We struck a bit of luck pulling into La Coupole. As per usual we were running a bit late and got there just as they were closing for the day. We asked if they knew of anywhere local to camp and they said that we could camp in a small grassy field overlooking the dome! Jerome was MADE UP!

Cooking dinner with the Coupole Dome in the background

Cooking dinner with the Coupole Dome in the background

Messing around with the camera on miniature effect.....

Messing around with the camera on miniature effect…..

The next day we spent a few hours touring the amazing structure and some of it’s crazy huge tunnels. It was so eye-opening and sad to learn about exactly what the soldiers and victims went through during the world wars. The exhibitions were very confronting and graphic – an honest snapshot of what war really does to people.

We finished the museum and had lunch before jumping in the Troopy and heading over to Bruges, Belgium.
Again, we only had 1 day in Belgium. We chose to spend it sight-seeing in Bruges.

City centre view of Bruges

City centre view of Bruges

Our research was slightly lacking and we turned up in the city expecting it to be quaint, old and authentic. Bruges is definitely nice enough but it is a tourist trap.

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We also discovered that the famed old architecture was not really preserved. Instead, the buildings were re-conditioned in the 19th and 20th century.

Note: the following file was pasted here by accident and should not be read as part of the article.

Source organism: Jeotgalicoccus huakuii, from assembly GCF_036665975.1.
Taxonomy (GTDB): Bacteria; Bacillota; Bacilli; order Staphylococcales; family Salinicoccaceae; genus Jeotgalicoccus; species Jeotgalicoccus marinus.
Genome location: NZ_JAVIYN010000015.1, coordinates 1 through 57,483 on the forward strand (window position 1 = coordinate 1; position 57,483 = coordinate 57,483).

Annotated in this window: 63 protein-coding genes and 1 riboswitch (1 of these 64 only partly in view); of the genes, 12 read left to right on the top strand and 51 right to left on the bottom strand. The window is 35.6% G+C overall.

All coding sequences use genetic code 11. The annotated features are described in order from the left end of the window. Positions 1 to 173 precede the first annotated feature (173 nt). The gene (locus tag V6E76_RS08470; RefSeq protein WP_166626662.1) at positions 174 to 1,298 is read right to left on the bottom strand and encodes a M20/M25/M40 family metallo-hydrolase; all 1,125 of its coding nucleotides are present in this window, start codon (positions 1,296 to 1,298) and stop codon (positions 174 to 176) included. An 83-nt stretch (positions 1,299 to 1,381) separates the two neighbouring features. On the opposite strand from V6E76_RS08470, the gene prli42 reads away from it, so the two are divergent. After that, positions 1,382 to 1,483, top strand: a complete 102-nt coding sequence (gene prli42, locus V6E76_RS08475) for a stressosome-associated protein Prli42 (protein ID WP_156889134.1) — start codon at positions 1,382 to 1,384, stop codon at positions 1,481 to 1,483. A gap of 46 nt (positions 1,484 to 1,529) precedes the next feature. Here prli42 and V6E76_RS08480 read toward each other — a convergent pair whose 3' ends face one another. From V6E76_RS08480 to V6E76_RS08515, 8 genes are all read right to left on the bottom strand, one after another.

Still a really pretty area...

Still a really pretty area…

We also made the mistake of choosing a crap Italian restaurant to eat in which was next to a busy road. Jerome’s portion of pasta consisted of literally 8 ravioli pieces hahaha. We quickly learnt that if we are going to head into a city (neither of us are big city fans) we should try and make the most of it. Choose the right restaurant with local food to try. Have a kinda plan for what you want to actually see. Oh, and choose the right city!
After dinner we had a bit of a jaunt down the little streets next to the canal, as well as taking a peek at the famous Belfry of Bruges.

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All in all Bruges was nice. Just not for us. We spent the night at a designated campsite and did some more research into Rotterdam (our next city venture), as well as downloading some Russian guides so that we can learn a bit of Russian for later. The next day we made tracks towards Holland. Holland is high on our list of favourite places and we have 4 days there so we were pretty excited to get going. See you on the other (hazy) side 😉

Slowly building up flags for each country that we have travelled to...

Slowly building up flags for each country that we have travelled to…

If you are enjoying following our blog and what we get up to please donate to our cause. There are many people back home with a spinal cord injury who would only dream of doing such a trip. They silently struggle to get by day to day, financially, physiologically and emotionally. Every donation, no matter how small counts!

https://give.everydayhero.com/au/lost-abound

 

Categories: Belgium, France | 6 Comments

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6 thoughts on “France & Belgium

  1. Anonymous

    No stopping you guys. So proud. Mumxx

  2. Mike and Lyn Rodgers

    Have a great trip stay safe looking forward to further blogs..

    Mike

  3. Anonymous

    Good luck – looking forward to following your trip!

  4. Hope you have a great and safe trip good luck

  5. Melanie Bray

    Fascinating stuff! Keep trekking Mxx

  6. Great post – keep them coming!